The central challenge facing Israel is how to ensure its long-term existence as a Jewish-democratic state. This challenge has three dimensions: the first is to reach a two-state solution and prevent a one-state disaster. The second is to address the internal strife that has riven the one people of Israel into the famous four tribes. And the third is to define anew an enlightened Zionist identity, that will endow us with both the spirit and the ethos of a thriving open democracy, together with an open, robust, and meaningful Judaism.
 
The central challenge facing North American Jewry is to find the proper balance between our singularity as a people and the universalism that binds us to humanity as a whole. This challenge also has three dimensions. The first is to capture the hearts and minds of a younger generation who feels increasingly alienated and disconnected. The second is to revitalize and direct the Jewish organizations and institutions of North America, in a manner that will befit the values and way of life of the 21st century. The third is to devise a new narrative that will address the great thirst we see everywhere for intellectual and spiritual content —— while preserving the  kinship with the historical and moral Jewish collective.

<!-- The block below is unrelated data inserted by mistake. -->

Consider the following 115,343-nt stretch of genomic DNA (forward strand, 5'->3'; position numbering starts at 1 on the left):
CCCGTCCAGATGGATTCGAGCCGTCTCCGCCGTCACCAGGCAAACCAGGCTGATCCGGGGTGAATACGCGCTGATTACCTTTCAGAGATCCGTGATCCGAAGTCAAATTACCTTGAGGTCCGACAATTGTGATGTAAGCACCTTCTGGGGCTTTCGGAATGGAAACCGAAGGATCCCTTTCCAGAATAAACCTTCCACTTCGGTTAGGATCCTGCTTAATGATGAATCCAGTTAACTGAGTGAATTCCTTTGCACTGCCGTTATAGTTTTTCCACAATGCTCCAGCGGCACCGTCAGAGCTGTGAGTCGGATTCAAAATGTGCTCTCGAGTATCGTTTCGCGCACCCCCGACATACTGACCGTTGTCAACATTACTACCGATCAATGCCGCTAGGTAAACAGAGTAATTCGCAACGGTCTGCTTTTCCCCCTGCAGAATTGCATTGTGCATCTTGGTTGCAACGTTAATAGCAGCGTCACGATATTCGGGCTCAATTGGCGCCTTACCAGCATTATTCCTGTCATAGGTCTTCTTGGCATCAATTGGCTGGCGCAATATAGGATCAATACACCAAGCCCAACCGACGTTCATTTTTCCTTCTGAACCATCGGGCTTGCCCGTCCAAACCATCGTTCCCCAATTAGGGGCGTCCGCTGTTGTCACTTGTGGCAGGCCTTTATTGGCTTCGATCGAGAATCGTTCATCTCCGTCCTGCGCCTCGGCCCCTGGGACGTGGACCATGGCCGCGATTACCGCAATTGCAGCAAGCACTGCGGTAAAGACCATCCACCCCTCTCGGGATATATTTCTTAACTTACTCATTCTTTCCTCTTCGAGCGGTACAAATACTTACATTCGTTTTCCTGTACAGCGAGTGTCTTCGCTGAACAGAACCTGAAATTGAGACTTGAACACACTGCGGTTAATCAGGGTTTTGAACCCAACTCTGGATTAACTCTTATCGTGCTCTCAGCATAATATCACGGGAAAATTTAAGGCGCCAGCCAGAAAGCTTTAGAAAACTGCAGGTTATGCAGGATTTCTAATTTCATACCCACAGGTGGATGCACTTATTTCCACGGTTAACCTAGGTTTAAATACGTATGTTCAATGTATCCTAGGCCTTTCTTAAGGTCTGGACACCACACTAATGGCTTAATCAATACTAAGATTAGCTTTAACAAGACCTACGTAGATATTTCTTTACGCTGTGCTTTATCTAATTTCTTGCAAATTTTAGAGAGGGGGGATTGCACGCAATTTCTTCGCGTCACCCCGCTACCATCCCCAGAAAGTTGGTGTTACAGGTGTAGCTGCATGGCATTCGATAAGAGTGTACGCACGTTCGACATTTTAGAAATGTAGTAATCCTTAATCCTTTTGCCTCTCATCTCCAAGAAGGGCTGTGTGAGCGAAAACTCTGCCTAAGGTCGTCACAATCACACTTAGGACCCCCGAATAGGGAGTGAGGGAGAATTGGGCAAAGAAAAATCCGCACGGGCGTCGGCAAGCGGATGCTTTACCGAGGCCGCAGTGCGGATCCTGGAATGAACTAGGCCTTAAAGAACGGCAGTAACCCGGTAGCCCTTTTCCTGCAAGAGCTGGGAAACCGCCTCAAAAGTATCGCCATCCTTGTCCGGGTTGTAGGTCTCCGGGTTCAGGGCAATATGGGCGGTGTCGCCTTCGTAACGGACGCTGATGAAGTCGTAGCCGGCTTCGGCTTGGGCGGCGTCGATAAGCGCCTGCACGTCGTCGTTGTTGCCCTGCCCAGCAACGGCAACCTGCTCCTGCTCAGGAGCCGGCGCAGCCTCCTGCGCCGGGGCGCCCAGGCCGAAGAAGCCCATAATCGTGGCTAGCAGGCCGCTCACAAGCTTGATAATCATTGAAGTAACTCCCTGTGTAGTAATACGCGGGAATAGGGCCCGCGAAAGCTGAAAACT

But beyond these two, there is a crucial third challenge with which we must attend to: and that is how to maintain the invaluable link that binds the two pillars of the contemporary Jewish world: The two main communities each having 6 million Jews, on both sides of the ocean which I have termed as Jerusalem and Babylon. How to face the existential threat — yes, existential threat — of the diaspora distancing itself from Israel — and Israel distancing itself from the diaspora.